"He said, 'Don't worry about it. We're going to take care of it,'" Camacho said. "I don't know. We've heard things like this before. I'm hopeful."

___

When Sandy darkened much of the city, some New Yorkers were only hours old. Others weren't even born.

On Tuesday, babies filled a Manhattan hospital room to celebrate their first birthdays — and their survival. Their parents and hospital staff lighted candles atop cupcakes and sang, "Happy birthday, dear babies."

Kenneth Hulett III weighed only 2 pounds when emergency medical workers rushed him out of the New York Hospital intensive care unit and down the stairs while hooked up to an oxygen tank. His mother, Emily Blatt, says her faith sustained her as she was evacuated on an orange sled.

That day, more than 40 babies were safety moved from the hospital to other facilities.

___

Visiting a flood-damaged firehouse in Seaside Park, New Jersey Gov. Chris Christie said Tuesday was a day to remember volunteers and first responders who risked their lives to save others.

"I want us to think of how much better things look today than they did a year ago and celebrate that," Christie said. "We also have to acknowledge that there's still thousands of people out of their homes."

New York Gov. Cuomo visited the National Museum of the American Indian in lower Manhattan, which was temporarily shut down last year by flooding and power outages.

Cuomo recalled the "feeling of powerlessness" seeing the southern tip of Manhattan submerged in water. He also warned that extreme weather is "the new normal" but said the city and state is now better equipped to withstand it.

New York City Mayor Michael Bloomberg stopped by Staten Island, Coney Island and the Rockaways, where he thanked and chatted with workers.

"Most New Yorkers are I suspect are struggling with somber memories today, which is only natural," Bloomberg said. "A year ago we endured the worst natural disaster ever to strike our city."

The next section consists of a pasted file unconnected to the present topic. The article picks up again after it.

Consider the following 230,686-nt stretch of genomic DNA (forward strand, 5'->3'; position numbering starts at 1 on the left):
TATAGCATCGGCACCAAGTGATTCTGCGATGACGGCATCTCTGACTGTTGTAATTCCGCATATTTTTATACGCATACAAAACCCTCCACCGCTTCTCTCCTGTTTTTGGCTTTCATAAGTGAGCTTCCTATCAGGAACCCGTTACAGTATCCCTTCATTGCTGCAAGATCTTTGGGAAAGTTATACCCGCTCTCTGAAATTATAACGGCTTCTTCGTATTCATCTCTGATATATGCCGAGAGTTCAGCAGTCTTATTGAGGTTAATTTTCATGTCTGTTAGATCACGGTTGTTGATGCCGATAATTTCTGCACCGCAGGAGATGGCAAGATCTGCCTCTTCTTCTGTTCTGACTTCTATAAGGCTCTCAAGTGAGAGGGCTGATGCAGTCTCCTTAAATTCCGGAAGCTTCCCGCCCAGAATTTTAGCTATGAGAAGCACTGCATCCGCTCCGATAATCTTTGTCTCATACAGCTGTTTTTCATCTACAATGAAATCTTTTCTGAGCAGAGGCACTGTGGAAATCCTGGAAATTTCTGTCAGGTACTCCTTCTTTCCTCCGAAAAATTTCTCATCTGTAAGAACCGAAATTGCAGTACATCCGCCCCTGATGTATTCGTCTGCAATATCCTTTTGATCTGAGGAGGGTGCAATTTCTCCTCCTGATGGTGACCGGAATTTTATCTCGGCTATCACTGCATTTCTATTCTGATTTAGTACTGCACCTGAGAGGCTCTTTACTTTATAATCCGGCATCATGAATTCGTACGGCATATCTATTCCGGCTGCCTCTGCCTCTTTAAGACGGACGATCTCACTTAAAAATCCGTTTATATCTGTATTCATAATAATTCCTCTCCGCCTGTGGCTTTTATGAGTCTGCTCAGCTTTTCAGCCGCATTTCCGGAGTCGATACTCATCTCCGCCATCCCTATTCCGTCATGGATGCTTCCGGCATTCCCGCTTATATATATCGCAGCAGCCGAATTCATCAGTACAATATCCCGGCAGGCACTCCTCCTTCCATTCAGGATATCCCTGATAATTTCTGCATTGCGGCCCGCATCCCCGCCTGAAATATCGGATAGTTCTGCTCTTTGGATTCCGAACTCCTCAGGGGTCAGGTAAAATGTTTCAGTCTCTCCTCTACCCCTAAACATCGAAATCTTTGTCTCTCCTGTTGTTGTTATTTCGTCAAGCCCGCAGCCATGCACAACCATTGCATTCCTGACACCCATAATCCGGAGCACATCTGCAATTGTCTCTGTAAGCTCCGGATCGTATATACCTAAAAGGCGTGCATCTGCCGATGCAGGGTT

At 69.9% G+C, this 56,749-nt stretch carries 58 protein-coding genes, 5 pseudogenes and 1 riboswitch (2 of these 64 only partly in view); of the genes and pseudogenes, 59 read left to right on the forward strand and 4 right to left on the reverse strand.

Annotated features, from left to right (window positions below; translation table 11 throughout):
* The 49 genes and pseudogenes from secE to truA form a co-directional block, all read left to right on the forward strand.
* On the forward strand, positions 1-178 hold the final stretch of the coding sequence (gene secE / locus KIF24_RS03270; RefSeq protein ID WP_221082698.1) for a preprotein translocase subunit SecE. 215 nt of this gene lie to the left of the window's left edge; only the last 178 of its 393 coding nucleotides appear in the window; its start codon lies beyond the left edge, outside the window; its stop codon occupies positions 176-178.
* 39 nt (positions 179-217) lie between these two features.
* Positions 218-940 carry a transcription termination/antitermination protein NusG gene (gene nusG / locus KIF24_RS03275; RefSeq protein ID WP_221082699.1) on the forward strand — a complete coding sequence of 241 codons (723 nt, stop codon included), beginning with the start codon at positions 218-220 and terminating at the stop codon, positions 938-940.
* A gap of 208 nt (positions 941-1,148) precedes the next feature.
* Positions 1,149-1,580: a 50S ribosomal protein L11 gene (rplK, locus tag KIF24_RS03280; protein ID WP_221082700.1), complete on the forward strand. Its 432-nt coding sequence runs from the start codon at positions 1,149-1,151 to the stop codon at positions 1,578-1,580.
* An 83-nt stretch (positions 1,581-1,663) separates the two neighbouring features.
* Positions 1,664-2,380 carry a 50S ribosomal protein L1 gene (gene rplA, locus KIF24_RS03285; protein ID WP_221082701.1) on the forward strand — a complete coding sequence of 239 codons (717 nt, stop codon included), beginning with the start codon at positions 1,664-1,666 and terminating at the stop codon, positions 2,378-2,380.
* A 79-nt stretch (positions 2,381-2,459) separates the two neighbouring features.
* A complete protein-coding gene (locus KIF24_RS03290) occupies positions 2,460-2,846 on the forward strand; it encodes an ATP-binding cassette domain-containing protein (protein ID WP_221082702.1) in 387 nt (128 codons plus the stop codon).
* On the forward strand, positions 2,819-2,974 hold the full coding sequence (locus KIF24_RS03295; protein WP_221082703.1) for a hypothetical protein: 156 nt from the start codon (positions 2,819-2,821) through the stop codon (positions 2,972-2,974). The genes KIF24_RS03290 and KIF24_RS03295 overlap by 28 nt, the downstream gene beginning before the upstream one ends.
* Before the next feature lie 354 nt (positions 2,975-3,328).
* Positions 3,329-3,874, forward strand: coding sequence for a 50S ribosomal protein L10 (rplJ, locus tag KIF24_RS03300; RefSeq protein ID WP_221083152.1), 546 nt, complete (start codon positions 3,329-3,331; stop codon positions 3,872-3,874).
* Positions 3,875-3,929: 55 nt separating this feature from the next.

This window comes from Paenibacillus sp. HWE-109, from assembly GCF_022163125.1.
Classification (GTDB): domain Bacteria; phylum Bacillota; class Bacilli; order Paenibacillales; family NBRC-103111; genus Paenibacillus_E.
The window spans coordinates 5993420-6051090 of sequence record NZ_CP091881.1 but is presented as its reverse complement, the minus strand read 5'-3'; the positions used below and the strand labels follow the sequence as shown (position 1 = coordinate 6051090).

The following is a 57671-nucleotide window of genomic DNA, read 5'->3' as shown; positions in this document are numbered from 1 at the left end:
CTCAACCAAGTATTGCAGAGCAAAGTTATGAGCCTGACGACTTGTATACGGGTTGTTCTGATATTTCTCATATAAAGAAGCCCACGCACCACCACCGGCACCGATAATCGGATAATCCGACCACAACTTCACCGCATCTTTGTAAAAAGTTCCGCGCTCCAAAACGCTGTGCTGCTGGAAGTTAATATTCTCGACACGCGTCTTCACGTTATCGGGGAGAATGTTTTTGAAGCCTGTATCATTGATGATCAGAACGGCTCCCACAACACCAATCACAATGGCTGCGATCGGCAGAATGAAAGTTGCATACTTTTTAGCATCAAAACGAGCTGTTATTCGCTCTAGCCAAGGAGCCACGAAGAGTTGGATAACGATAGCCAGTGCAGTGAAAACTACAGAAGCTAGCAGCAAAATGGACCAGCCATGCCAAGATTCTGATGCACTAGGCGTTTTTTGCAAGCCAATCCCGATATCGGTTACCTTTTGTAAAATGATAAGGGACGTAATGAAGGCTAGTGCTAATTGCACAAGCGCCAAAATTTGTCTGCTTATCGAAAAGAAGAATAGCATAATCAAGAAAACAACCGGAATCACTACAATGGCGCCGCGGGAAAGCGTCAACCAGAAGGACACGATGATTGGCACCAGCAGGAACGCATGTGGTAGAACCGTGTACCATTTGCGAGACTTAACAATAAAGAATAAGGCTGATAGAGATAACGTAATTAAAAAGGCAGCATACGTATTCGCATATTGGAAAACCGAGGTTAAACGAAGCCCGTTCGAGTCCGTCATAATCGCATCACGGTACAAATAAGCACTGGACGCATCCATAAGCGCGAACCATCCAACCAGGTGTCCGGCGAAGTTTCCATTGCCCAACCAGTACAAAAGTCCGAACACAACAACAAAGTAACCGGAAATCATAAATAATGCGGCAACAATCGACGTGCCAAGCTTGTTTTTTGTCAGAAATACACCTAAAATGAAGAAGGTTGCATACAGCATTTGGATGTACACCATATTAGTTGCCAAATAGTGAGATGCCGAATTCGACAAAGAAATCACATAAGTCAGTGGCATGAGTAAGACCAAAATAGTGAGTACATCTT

___

Aiman Youssef found out the other day that one of his neighbors has been living in his own Staten Island garage.

He says many people in his shorefront neighborhood are still displaced or living in partially restored homes, often without basic facilities.

"A lot of people have moved out of the area," Youssef said. "A lot of houses went into foreclosure."

Some homeowners are still reluctant to accept help, Youssef said, while others have been stymied by bureaucracy. He pointed to a bungalow across the street from his property on Midland Avenue.

A woman is living there without heat despite a city program that was supposed to restore heat, electric and water service, he said.

"We were lower middle class," Youssef said. "Now we're poor."

___

The lobby of the Wall Street Inn, a boutique hotel located in a 19th-century building in lower Manhattan, was lonely and empty. But manager Rachel Fogel said business is steady again despite initial fears that the hotel started by her grandfather might never come back.

The hotel was evacuated as the storm hit. The scene on South William Street the next day was discouraging, she said.

"It was dark. It was cold. It smelled like gasoline," Fogel said.

Weeks of work were needed on basement electrical and heating systems before the hotel reopened in December. Contractors were the first post-storm guests.